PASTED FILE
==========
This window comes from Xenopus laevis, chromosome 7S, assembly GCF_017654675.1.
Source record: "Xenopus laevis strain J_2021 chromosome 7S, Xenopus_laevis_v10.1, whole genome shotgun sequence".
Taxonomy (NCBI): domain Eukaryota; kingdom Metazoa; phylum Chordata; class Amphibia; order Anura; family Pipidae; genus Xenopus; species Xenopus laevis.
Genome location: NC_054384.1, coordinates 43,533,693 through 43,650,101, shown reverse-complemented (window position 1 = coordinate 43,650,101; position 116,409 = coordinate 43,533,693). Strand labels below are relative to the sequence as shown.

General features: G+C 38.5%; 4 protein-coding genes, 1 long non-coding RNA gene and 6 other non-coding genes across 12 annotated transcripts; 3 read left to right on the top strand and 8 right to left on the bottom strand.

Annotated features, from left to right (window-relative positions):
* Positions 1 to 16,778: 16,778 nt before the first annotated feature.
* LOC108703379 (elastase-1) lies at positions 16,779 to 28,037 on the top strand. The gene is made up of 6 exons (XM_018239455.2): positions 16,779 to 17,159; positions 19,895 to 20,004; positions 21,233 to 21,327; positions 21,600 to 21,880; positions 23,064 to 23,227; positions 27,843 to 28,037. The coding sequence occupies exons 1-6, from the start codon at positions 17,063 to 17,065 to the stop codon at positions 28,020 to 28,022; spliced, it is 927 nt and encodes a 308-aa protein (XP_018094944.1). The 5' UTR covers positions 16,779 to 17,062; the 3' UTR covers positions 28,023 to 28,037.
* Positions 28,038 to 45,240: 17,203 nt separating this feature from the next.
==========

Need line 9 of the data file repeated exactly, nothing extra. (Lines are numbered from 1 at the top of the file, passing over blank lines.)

* Positions 28,038 to 45,240: 17,203 nt separating this feature from the next.